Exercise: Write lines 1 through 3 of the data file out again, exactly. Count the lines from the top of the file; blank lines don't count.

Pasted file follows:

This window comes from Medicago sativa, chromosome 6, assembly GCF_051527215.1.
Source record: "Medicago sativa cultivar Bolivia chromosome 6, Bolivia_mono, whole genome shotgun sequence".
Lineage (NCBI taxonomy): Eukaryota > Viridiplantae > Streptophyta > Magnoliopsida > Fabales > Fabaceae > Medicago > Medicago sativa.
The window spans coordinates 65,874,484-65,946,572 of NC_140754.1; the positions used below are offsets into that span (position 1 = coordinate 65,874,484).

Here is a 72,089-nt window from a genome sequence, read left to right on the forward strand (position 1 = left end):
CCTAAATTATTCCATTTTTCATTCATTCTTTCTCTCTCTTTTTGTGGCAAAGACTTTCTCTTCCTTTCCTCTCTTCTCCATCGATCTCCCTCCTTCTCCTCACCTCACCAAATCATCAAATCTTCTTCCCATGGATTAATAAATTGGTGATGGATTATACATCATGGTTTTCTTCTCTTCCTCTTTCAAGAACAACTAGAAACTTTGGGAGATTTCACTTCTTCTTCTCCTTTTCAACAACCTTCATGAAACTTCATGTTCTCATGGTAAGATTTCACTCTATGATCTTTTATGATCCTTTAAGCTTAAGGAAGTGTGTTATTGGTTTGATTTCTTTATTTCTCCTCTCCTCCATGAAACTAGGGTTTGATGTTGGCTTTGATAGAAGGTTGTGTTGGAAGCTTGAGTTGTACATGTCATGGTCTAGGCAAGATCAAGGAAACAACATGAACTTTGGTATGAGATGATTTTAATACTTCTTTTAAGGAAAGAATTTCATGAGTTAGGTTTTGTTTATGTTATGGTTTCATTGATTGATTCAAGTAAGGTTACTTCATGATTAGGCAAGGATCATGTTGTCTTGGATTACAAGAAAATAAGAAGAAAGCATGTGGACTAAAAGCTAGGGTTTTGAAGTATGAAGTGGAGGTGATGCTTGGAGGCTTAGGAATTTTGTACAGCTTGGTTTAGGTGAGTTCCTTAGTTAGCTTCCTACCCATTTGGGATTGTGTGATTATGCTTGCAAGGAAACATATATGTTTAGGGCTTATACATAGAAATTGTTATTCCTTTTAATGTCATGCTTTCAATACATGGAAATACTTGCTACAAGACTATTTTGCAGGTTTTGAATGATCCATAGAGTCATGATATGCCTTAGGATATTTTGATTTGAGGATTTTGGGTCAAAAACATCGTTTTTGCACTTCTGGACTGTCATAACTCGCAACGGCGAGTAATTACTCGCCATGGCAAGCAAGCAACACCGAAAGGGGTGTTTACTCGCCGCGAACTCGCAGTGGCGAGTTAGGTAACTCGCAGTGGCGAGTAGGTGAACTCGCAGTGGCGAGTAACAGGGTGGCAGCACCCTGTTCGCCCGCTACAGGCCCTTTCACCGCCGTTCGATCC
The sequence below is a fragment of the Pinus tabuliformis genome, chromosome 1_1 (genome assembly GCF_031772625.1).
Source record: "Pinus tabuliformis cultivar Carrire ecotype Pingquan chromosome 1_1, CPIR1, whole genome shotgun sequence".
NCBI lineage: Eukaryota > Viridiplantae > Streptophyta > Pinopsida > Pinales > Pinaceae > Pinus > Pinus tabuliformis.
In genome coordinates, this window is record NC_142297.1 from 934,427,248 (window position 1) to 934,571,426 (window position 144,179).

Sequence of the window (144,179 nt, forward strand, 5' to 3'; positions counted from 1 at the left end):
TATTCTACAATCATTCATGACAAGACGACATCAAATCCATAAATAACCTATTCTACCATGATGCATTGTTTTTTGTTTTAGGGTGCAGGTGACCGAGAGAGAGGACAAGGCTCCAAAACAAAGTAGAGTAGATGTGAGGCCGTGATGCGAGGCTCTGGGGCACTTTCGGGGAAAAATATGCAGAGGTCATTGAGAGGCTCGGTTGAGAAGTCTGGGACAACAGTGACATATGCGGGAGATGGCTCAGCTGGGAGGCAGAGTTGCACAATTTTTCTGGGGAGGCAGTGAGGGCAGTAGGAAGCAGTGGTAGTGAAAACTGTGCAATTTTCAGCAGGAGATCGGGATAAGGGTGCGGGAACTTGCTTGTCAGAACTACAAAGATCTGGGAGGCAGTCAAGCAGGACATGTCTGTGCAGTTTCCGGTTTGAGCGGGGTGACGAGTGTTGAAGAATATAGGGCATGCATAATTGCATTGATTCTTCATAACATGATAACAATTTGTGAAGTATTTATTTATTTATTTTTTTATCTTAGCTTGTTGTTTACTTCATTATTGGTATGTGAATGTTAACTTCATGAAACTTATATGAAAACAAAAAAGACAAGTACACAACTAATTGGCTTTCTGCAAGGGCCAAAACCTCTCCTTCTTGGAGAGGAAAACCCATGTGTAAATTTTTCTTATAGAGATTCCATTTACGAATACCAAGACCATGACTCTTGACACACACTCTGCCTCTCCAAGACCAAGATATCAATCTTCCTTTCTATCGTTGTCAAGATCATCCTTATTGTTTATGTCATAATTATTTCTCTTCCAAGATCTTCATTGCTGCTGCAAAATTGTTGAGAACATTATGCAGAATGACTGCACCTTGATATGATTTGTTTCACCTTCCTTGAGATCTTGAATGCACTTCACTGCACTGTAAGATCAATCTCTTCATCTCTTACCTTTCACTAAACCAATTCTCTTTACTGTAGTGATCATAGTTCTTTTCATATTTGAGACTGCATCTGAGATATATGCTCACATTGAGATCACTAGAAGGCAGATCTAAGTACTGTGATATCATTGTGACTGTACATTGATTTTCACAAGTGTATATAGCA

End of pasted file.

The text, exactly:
This window comes from Medicago sativa, chromosome 6, assembly GCF_051527215.1.
Source record: "Medicago sativa cultivar Bolivia chromosome 6, Bolivia_mono, whole genome shotgun sequence".
Lineage (NCBI taxonomy): Eukaryota > Viridiplantae > Streptophyta > Magnoliopsida > Fabales > Fabaceae > Medicago > Medicago sativa.